It's possible to increase your progesterone levels naturally with exercise and diet changes. Exercise has been shown to increase bone density, which can help reduce bone loss as you get older. Eating foods like soybeans and flaxseed daily may also help boost your body's ability to produce healthy hormones like estrogen and progesterone.

Lower estrogen and testosterone levels in women and men, respectively, can contribute to weight gain

Estrogen and testosterone are sex hormones that are released by the ovaries and testicles, respectively. Estrogen and testosterone are important for sexual development and reproductive function in men and women, respectively. As individuals age, their levels of estrogen and testosterone decrease naturally, causing weight gain to occur as the body becomes less efficient at burning calories.

Hormone fluctuations can cause a change in metabolism

Hormone fluctuations can cause a change in metabolism. Your hormones may fluctuate based on your diet, exercise, and other lifestyle factors. They can also fluctuate based on other health conditions that you may be experiencing or have previously experienced (such as pregnancy or menopause).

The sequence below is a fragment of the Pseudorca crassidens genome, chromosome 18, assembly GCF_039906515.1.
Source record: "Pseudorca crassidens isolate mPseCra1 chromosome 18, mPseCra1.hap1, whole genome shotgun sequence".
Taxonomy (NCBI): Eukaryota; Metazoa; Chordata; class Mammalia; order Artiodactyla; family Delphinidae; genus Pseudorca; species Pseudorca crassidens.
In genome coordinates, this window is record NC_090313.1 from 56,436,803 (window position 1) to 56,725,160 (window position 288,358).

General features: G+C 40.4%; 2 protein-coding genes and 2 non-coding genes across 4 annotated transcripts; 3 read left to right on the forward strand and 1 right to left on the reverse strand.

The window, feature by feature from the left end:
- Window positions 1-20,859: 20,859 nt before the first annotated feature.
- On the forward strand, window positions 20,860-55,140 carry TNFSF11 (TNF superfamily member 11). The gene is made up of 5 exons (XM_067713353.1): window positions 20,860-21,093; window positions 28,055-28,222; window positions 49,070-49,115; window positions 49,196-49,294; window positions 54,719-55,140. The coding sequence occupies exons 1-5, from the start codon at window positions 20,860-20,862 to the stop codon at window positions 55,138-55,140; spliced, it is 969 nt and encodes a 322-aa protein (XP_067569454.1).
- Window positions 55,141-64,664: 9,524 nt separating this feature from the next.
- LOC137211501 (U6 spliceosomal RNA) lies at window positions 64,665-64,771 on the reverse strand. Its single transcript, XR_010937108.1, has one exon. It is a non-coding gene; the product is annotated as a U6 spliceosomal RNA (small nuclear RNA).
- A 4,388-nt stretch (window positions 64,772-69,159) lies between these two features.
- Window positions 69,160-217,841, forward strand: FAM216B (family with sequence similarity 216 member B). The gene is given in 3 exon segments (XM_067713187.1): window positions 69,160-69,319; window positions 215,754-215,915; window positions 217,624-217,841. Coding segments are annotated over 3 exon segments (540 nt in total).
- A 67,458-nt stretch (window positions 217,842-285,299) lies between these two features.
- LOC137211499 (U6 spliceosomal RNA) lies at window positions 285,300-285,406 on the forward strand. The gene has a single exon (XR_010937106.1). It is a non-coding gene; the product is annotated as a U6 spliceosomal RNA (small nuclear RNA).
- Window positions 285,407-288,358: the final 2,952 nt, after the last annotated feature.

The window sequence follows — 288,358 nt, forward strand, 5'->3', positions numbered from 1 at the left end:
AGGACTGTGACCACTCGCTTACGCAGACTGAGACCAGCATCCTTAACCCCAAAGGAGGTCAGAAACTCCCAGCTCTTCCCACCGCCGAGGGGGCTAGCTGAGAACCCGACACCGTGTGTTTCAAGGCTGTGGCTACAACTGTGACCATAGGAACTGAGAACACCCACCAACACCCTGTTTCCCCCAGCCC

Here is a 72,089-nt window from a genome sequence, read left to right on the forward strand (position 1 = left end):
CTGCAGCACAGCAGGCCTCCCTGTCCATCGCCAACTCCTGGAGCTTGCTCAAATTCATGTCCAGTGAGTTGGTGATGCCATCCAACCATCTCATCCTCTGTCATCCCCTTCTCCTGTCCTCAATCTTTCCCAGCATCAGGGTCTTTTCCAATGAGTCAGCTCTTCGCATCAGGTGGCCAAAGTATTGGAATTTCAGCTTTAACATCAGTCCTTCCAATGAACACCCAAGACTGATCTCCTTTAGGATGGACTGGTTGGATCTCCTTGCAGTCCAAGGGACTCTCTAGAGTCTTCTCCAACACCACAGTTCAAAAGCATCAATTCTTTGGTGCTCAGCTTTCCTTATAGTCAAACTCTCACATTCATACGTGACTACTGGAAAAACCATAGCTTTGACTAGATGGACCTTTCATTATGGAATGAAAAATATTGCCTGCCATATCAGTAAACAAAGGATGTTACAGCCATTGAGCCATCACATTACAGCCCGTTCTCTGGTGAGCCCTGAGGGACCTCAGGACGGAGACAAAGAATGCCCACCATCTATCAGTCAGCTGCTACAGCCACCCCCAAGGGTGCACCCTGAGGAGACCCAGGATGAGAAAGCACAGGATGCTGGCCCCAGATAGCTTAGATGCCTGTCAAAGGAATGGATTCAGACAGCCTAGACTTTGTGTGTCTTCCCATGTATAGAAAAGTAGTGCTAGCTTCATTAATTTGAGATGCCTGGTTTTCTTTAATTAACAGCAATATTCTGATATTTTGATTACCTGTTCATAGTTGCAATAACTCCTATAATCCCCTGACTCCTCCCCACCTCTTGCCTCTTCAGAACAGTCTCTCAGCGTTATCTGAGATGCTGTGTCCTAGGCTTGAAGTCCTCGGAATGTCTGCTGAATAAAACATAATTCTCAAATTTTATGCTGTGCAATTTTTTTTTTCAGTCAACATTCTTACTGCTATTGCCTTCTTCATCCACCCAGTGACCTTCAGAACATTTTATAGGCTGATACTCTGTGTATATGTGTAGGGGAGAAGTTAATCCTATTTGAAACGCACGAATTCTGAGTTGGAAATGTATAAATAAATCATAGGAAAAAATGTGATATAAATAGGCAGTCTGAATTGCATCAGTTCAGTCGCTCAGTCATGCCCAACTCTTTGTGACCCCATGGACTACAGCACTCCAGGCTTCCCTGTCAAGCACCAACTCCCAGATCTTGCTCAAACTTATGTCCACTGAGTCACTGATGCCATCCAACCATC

• You might notice that your hormone levels tend to fluctuate more quickly as you age; this is especially true for women over 35 who have gone through menopause.
  • As mentioned above, estrogen levels will drop when a woman goes through menopause—this is why many people blame weight gain on this specific time in their life and not any other factor!
  • Estrogen helps maintain muscle mass while reducing body fat storage; however, when estrogen levels decrease during menopause (or after childbirth), some women can begin losing muscle mass instead of fat storage due to decreased production from the ovaries.*

Hormones Causing Weight Gain

The following hormones are associated with weight gain:


Cortisol is a stress hormone released by the adrenal glands whenever we're under pressure or facing an emergency (like being chased by a snake!). This hormone helps us mobilize energy quickly so we can act fast and think clearly when we need it most—but over secretion of cortisol during periods when we feel anxious about something or happy about something depending upon the situation at hand can cause a change in our eating habits which might affect weight.